In this photograph released by Bangladesh Prime Minister's office, Prime Minister Sheikh Hasina, left, arrives to address a press conference following her election victory in Dhaka, Bangladesh, Monday, Jan 8, 2024 Image Credit: Bangladesh Prime Minister's office

Sunday, January 7. Amid a poll boycott by the opposition Bangladesh Nationalist Party (BNP), voters in Bangladesh cast their ballot in the country’s 12th parliamentary elections. Though the voter turnout was only 40%, the second lowest since the restoration of democracy in 1991, most observers reported free, fair, and mostly peaceful elections.

The results, declared the following day, came as no surprise. Sheikh Hasina, the 76-year old leader of the ruling Awami League party, was re-elected from her pocket borough, the Gopalganj-3 constituency. She polled a staggering 249,965 votes with her nearest rival managing to secure only 469.

After her party’s landslide victory in the general elections, Hasina has become Bangladesh’s prime minister for an unprecedented 5th term.

This makes her not only the longest serving prime minister in Bangladesh, but the longest-serving female head of government anywhere in the world. She has led her country for nearly twenty years, spanning four terms of which the last three have been consecutive.

As the daughter of the assassinated founding father of Bangladesh, Sheikh Mujibur Rahman, she enjoys a huge amount of prestige and goodwill.

Read more by Prof Makarand R. Paranjape

Near-absolute grip on power

Most of her family, including her mother, three brothers, two sisters-in-law, several other relatives and members of her father’s personal staff, were also murdered in the August 1975 coup. Rahman, who had returned a hero to head the government of independent Bangladesh in 1972 could rule for less than four years.

But his daughter has made up in ample measure. Becoming the president of Awami League in 1981, Hasina and her party bore the brunt of several regimes that ran Bangladesh for most of the 1980s and 1990s. She also survived a coup attempt in 1984 and a grenade attack in August 2004 that killed 24 or her supporters and injured many more.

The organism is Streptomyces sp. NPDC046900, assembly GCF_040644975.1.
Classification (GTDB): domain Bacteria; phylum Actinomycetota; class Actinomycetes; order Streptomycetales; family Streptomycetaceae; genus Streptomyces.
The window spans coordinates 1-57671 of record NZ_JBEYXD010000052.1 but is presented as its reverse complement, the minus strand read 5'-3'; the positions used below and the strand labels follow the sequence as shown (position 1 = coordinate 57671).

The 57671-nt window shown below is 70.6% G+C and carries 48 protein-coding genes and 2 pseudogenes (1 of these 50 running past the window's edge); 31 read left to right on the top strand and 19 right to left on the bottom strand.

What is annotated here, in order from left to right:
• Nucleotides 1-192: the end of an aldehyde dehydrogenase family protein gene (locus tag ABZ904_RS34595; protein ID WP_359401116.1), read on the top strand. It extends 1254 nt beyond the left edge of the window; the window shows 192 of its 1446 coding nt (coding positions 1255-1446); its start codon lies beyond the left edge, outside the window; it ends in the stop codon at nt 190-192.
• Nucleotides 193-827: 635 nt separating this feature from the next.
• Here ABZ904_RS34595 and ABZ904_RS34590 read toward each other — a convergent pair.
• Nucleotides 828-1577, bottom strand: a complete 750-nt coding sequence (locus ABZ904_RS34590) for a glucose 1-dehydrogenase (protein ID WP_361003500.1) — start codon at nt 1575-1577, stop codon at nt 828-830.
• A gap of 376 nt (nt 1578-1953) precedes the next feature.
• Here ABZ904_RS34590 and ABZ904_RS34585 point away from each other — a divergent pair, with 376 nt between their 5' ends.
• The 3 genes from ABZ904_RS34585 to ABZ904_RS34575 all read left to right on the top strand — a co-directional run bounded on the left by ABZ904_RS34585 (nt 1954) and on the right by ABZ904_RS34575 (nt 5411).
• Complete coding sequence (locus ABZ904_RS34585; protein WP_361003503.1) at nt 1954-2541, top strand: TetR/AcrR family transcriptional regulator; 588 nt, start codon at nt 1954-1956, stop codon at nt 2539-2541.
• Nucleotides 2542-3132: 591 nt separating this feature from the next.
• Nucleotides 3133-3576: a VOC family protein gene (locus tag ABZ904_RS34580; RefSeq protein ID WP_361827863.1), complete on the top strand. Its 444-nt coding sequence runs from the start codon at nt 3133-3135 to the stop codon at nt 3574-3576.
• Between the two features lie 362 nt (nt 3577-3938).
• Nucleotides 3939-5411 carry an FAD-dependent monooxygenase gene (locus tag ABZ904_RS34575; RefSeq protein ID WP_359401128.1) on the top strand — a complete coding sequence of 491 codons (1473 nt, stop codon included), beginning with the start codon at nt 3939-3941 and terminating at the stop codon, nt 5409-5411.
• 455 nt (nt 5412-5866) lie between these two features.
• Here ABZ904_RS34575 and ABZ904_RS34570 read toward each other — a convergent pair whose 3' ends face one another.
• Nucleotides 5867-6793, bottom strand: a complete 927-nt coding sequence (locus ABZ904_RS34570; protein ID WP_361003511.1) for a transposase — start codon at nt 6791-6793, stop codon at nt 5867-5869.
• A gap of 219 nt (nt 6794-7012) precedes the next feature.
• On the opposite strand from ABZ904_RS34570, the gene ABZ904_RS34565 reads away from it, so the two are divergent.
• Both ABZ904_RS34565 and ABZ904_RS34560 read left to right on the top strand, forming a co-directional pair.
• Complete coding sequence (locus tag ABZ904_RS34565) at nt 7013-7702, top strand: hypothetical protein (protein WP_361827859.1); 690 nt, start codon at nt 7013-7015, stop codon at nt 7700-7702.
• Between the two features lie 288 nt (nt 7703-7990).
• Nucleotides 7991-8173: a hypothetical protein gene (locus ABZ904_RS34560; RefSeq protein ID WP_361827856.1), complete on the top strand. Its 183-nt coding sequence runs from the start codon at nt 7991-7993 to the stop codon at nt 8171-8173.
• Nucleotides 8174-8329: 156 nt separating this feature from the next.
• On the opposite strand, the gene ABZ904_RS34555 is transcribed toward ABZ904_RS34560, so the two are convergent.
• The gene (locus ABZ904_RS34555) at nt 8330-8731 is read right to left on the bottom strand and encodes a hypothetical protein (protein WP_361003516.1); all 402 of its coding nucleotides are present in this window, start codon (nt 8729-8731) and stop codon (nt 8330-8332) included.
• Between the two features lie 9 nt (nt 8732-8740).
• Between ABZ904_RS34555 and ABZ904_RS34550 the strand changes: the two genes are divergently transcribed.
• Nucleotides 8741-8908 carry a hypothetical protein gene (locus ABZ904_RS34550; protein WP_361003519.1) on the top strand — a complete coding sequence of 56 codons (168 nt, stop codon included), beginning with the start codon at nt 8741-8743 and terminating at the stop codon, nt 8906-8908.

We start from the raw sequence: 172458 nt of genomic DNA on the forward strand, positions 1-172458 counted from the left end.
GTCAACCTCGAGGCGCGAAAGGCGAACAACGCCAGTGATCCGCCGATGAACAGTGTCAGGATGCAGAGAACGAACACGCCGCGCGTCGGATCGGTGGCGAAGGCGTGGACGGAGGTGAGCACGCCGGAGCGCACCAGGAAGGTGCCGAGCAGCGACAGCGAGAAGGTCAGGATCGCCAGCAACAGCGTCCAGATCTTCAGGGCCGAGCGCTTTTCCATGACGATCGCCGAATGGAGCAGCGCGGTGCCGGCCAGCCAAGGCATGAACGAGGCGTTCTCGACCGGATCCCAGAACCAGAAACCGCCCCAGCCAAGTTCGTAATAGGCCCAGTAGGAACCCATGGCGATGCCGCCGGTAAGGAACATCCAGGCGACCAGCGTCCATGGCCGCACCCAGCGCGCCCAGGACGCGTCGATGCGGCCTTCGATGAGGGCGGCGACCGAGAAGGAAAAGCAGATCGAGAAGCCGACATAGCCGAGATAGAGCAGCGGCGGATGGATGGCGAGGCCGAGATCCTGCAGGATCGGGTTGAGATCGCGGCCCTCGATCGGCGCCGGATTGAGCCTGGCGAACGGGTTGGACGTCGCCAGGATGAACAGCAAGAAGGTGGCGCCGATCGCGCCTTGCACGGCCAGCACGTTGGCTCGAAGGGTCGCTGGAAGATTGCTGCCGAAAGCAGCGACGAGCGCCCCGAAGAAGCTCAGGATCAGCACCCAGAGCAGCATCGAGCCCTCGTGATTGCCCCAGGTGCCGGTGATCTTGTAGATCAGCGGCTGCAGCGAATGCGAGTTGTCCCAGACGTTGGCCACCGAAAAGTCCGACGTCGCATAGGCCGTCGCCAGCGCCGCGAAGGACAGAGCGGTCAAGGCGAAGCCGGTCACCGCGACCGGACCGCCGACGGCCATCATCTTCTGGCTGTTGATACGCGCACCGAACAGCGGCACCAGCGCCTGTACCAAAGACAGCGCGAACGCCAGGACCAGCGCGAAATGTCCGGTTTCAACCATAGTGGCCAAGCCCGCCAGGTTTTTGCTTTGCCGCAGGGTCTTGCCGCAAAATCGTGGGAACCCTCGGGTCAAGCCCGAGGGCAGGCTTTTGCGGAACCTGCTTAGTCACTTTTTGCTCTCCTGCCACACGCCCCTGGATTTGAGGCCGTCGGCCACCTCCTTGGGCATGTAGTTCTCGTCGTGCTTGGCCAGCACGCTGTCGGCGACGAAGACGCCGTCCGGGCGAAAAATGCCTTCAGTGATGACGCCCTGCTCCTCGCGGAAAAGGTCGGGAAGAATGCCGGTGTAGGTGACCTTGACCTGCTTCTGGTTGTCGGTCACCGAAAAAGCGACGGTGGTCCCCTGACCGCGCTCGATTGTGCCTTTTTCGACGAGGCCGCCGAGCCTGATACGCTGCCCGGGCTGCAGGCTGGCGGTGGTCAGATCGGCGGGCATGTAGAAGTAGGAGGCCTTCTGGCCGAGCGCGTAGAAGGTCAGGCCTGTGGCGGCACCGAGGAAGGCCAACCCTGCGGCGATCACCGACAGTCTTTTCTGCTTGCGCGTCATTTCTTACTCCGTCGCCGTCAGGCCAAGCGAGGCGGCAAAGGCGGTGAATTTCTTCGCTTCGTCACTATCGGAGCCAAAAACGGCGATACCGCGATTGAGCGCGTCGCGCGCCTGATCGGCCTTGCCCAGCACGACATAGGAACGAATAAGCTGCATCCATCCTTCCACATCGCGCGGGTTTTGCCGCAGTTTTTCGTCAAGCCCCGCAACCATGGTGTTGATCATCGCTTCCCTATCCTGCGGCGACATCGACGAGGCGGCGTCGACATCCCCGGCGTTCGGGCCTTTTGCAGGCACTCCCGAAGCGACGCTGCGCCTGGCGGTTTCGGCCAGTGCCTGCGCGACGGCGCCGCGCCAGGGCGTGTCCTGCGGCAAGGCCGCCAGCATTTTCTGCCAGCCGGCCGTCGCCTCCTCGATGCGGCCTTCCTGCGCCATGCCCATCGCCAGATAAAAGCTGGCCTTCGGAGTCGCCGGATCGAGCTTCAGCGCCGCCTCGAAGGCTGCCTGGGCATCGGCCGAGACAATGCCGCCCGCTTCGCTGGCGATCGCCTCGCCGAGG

Hasina’s party has not only won 222 seats, close to three quarters of the majority in the 300-seat parliament, but also enjoys the support of allies and independents. This makes her grip on power near-absolute despite her victory tally coming down from a whopping 257 out of 300 in the last general elections in 2018.

Hasina is undoubtedly the most successful Bangladeshi prime minister. She is best known for the remarkable progress Bangladesh has made her leadership, not just in its economy, but also in infrastructure, social welfare, health, and education.

Bangladesh’s GDP has grown to over $400 billion in 2024. The per capita GDP at $2,646 is slightly higher than that of India and almost double that of Pakistan.

Bangladesh's Prime Minister Sheikh Hasina accepts the greetings from the assembled media and election observers while addressing a press conference, a day after she won the 12th parliamentary elections, in Dhaka on January 8, 2024. Image Credit: AFP

Tarnishing her reputation

According to the World Bank, poverty in Bangladesh declined from 31.5% in 2010 to 20.5% in 2019. This means that over 15 million people lifted out of poverty. Bangladesh also has better roads, bridges, ports, power plants, and so on.

There are several welfare programmes for disadvantaged sections of society including poor farmers, women, elderly, and children.

Relations with India have improved significantly during her tenure and long-standing border disputes have been settled. Long standing conflicts with indigenous rebel communities in the Chittagong Hill Tracts have also reduced significantly.

Hasina has been criticised for her human rights record but her supporters believe that these incidents have been fomented and instigated by her opponents and enemies of Bangladesh to tarnish her reputation.

Inciting communal violence has been a long-standing political ploy in the subcontinent, going back the colonial divide-and-rule policy. The legacy of the bloody partitioning of India in 1947 along religious lines, unfortunately, continues.

The just-concluded Bangladesh polls have kicked off the 2024 year of elections for democracies around the world. Next week, it is the turn of Taiwan. In February, Pakistan is slated to go to the hustings, followed by Sri Lanka in March.

India’s general elections are likely to be held in May as are Britain’s. The Russian presidential elections are expected to take place in March while the United States presidential elections will be in November.

If the results in Bangladesh are any indication, voters seem less concerned about single party rule or democratic backsliding. They prefer tough leaders who guarantee stability and economic progress.

This does not mean that democracies the world over are under threat, but that their character is changing significantly, if not fundamentally.